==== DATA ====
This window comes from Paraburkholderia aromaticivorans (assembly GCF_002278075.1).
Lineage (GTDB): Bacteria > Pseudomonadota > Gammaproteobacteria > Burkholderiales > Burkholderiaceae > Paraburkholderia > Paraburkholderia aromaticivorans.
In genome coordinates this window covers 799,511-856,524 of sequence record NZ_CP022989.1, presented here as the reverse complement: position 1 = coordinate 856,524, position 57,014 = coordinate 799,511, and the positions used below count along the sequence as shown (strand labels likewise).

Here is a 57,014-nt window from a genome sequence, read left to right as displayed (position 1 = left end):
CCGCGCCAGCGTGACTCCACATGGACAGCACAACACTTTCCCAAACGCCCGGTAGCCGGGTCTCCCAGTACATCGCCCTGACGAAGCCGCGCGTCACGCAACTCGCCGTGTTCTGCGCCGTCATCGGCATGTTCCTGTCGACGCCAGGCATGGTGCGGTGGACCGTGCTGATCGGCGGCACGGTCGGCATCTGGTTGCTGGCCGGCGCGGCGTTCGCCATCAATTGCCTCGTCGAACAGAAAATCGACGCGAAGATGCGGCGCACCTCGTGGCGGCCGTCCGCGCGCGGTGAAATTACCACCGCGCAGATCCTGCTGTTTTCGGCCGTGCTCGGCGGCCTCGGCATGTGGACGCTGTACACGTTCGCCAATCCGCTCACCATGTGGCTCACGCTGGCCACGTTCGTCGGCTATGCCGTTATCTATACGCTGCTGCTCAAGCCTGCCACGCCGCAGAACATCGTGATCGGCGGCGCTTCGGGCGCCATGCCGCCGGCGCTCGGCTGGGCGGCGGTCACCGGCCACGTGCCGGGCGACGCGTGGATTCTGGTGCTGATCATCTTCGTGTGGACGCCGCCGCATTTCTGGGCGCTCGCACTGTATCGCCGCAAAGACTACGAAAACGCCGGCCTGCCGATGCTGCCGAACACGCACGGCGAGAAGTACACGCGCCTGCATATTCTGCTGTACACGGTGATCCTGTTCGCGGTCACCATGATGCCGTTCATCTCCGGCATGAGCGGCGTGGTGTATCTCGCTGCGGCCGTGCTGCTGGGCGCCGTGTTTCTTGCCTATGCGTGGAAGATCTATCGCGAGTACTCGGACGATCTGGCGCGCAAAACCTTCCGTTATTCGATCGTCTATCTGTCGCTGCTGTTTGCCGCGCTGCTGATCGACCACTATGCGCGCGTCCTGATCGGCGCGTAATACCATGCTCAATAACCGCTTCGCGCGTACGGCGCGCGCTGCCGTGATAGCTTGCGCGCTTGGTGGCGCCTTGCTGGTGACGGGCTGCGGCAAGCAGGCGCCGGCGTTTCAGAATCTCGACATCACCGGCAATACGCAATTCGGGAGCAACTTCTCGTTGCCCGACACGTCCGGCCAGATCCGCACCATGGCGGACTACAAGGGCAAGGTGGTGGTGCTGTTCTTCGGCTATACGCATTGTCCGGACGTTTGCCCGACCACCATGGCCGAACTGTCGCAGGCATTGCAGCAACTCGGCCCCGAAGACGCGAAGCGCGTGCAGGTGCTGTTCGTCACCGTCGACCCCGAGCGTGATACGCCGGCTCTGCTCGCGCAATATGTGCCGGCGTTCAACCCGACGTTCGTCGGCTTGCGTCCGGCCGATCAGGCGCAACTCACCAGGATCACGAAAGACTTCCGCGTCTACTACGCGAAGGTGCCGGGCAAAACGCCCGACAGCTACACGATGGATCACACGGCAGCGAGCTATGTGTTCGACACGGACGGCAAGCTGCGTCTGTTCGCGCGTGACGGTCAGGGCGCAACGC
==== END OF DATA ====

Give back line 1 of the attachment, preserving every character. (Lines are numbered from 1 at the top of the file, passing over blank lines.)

This window comes from Paraburkholderia aromaticivorans (assembly GCF_002278075.1).